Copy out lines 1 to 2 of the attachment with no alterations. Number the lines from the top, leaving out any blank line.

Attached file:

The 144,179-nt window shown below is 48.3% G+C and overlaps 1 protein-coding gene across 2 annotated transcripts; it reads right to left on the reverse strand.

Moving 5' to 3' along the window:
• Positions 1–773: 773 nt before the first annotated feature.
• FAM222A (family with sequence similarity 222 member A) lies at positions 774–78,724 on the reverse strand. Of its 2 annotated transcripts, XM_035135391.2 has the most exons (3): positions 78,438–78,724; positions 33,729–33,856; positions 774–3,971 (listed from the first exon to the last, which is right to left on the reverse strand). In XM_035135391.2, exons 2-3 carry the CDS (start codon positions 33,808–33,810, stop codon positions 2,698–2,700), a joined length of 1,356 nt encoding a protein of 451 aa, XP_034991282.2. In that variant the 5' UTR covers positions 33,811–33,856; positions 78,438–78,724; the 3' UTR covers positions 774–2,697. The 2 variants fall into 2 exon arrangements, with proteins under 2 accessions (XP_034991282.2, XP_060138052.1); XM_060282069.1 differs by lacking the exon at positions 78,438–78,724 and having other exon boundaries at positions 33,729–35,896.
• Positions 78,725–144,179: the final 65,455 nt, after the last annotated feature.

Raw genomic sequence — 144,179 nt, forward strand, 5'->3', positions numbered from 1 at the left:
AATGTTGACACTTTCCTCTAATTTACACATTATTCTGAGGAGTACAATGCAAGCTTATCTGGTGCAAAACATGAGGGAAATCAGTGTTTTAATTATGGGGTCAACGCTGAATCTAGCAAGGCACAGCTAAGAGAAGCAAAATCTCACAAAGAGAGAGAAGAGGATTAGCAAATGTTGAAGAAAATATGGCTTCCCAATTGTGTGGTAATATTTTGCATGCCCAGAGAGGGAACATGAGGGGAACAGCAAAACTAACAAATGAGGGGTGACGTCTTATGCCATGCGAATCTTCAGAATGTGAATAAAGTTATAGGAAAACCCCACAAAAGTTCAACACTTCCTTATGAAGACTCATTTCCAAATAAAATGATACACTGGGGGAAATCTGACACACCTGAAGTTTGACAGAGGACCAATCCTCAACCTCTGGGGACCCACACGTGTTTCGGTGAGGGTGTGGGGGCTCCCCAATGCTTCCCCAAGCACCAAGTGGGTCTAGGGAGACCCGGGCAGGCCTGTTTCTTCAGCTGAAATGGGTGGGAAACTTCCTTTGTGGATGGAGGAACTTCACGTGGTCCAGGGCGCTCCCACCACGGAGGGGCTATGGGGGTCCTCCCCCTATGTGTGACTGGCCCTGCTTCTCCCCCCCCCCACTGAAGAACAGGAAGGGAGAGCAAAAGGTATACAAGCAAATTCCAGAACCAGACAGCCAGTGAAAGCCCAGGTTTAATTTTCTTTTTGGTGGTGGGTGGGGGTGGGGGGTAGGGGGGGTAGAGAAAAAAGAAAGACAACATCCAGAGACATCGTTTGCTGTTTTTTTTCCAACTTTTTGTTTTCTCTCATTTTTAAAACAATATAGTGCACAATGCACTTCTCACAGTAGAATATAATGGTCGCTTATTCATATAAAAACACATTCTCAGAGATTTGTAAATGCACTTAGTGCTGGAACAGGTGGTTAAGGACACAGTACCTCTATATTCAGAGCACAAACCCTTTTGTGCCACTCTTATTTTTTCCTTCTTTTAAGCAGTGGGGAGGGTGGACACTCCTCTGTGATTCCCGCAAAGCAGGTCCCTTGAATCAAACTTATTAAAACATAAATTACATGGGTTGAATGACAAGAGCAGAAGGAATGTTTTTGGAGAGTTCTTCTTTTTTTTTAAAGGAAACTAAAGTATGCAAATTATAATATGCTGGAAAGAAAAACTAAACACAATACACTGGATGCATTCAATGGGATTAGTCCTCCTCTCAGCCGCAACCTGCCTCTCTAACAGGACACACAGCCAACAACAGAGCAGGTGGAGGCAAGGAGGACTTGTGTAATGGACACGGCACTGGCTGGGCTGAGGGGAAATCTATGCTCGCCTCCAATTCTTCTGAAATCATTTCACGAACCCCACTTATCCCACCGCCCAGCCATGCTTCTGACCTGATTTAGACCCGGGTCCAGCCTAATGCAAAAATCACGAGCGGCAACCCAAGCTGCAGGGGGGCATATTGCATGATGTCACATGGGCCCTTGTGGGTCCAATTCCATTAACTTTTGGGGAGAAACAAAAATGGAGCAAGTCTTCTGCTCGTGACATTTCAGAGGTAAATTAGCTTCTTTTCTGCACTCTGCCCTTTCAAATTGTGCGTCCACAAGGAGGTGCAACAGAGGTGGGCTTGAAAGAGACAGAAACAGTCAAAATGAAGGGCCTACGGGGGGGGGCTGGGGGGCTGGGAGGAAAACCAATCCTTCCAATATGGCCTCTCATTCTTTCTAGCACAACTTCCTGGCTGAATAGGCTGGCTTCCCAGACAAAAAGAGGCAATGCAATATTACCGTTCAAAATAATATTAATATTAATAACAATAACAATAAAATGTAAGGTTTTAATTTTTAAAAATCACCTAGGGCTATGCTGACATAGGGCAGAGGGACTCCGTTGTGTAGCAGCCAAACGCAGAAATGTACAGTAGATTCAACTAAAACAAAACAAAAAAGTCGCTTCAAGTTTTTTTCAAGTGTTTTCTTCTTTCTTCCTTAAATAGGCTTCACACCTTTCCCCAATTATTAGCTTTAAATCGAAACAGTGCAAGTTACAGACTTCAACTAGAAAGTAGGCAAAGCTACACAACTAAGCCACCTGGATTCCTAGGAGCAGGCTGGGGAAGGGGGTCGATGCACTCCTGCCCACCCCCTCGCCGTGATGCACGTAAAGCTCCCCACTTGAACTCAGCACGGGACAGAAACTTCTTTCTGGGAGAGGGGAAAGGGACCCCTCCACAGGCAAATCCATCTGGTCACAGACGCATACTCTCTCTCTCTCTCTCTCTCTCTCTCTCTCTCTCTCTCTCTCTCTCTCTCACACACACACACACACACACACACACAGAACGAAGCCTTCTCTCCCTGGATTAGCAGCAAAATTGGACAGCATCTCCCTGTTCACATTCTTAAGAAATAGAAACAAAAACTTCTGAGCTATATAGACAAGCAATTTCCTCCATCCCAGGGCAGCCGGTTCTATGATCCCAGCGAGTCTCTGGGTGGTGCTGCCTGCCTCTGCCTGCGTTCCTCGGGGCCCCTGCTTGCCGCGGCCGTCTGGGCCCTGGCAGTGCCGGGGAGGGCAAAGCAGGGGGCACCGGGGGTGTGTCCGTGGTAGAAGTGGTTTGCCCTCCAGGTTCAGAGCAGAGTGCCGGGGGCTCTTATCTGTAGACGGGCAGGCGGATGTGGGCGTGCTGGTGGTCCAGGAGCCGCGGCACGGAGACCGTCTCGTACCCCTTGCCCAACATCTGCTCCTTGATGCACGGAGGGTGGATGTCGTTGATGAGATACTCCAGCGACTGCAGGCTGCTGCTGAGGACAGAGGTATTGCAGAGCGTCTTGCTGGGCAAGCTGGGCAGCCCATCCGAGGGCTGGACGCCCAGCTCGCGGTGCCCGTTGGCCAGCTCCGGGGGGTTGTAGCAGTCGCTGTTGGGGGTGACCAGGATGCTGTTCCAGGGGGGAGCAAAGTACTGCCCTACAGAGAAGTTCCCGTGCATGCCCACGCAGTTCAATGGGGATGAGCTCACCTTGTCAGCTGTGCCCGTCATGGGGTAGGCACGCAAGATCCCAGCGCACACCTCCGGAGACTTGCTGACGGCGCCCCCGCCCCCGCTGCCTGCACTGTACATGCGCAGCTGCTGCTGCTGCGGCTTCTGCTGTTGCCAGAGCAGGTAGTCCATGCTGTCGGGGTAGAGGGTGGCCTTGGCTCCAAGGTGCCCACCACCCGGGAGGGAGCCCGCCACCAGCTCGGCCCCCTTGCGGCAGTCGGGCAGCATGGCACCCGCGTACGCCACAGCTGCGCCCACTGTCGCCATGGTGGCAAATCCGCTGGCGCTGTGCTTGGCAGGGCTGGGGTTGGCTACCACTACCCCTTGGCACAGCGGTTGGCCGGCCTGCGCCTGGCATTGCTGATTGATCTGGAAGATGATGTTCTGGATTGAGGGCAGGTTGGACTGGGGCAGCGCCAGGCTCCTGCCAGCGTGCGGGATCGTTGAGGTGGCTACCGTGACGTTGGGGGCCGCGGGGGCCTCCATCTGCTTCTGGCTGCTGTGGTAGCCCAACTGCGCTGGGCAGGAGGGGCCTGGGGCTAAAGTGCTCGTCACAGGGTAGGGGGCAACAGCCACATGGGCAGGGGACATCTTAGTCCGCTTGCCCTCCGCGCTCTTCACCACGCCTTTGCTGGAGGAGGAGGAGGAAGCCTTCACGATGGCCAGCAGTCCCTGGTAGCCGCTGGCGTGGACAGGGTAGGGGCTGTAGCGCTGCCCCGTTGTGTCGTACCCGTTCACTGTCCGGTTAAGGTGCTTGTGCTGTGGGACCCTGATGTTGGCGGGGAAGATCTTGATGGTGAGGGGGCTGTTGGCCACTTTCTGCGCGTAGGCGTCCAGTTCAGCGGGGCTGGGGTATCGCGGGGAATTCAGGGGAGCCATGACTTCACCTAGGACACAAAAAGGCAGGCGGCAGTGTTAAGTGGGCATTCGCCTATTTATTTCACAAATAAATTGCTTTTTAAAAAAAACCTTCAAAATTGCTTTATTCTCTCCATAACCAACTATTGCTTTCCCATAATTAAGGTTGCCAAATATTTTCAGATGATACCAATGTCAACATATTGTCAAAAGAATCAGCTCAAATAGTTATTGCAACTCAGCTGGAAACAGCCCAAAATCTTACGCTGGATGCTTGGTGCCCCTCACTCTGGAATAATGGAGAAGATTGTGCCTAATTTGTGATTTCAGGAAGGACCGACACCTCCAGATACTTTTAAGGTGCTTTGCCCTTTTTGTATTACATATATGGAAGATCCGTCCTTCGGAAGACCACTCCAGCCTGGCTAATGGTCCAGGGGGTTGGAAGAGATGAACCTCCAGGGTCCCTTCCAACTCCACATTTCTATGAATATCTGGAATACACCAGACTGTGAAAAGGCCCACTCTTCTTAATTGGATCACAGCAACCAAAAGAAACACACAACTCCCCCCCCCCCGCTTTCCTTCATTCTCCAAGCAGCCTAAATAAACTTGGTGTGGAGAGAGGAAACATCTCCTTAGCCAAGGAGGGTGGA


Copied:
The 144,179-nt window shown below is 48.3% G+C and overlaps 1 protein-coding gene across 2 annotated transcripts; it reads right to left on the reverse strand.

Moving 5' to 3' along the window: